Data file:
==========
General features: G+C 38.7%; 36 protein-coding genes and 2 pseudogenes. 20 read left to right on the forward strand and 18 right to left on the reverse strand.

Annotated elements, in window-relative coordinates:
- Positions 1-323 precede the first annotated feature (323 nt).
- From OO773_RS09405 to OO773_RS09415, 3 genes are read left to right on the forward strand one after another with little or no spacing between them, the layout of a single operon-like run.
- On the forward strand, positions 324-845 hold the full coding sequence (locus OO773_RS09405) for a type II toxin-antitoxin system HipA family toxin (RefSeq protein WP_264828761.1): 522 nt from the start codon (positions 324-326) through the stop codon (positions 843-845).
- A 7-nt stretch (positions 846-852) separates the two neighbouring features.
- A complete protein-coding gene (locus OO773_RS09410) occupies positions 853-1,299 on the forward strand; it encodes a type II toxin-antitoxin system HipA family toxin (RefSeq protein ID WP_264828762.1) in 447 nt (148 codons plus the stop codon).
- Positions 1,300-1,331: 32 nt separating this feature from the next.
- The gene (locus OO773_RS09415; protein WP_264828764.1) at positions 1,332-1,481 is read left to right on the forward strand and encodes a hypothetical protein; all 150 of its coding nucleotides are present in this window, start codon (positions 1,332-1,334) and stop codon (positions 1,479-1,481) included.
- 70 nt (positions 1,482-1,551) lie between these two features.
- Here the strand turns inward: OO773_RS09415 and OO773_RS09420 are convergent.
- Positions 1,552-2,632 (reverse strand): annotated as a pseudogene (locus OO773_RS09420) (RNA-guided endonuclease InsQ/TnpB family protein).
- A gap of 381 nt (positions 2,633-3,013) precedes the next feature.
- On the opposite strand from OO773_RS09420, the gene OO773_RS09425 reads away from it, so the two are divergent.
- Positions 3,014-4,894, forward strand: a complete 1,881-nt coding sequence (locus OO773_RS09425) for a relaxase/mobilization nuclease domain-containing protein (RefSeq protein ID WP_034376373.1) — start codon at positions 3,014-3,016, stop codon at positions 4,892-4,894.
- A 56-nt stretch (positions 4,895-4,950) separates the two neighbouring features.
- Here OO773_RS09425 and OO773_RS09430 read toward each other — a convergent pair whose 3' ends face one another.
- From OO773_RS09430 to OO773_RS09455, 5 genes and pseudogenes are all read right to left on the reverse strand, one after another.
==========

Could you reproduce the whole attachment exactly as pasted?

General features: G+C 38.7%; 36 protein-coding genes and 2 pseudogenes. 20 read left to right on the forward strand and 18 right to left on the reverse strand.

Annotated elements, in window-relative coordinates:
- Positions 1-323 precede the first annotated feature (323 nt).
- From OO773_RS09405 to OO773_RS09415, 3 genes are read left to right on the forward strand one after another with little or no spacing between them, the layout of a single operon-like run.
- On the forward strand, positions 324-845 hold the full coding sequence (locus OO773_RS09405) for a type II toxin-antitoxin system HipA family toxin (RefSeq protein WP_264828761.1): 522 nt from the start codon (positions 324-326) through the stop codon (positions 843-845).
- A 7-nt stretch (positions 846-852) separates the two neighbouring features.
- A complete protein-coding gene (locus OO773_RS09410) occupies positions 853-1,299 on the forward strand; it encodes a type II toxin-antitoxin system HipA family toxin (RefSeq protein ID WP_264828762.1) in 447 nt (148 codons plus the stop codon).
- Positions 1,300-1,331: 32 nt separating this feature from the next.
- The gene (locus OO773_RS09415; protein WP_264828764.1) at positions 1,332-1,481 is read left to right on the forward strand and encodes a hypothetical protein; all 150 of its coding nucleotides are present in this window, start codon (positions 1,332-1,334) and stop codon (positions 1,479-1,481) included.
- 70 nt (positions 1,482-1,551) lie between these two features.
- Here the strand turns inward: OO773_RS09415 and OO773_RS09420 are convergent.
- Positions 1,552-2,632 (reverse strand): annotated as a pseudogene (locus OO773_RS09420) (RNA-guided endonuclease InsQ/TnpB family protein).
- A gap of 381 nt (positions 2,633-3,013) precedes the next feature.
- On the opposite strand from OO773_RS09420, the gene OO773_RS09425 reads away from it, so the two are divergent.
- Positions 3,014-4,894, forward strand: a complete 1,881-nt coding sequence (locus OO773_RS09425) for a relaxase/mobilization nuclease domain-containing protein (RefSeq protein ID WP_034376373.1) — start codon at positions 3,014-3,016, stop codon at positions 4,892-4,894.
- A 56-nt stretch (positions 4,895-4,950) separates the two neighbouring features.
- Here OO773_RS09425 and OO773_RS09430 read toward each other — a convergent pair whose 3' ends face one another.
- From OO773_RS09430 to OO773_RS09455, 5 genes and pseudogenes are all read right to left on the reverse strand, one after another.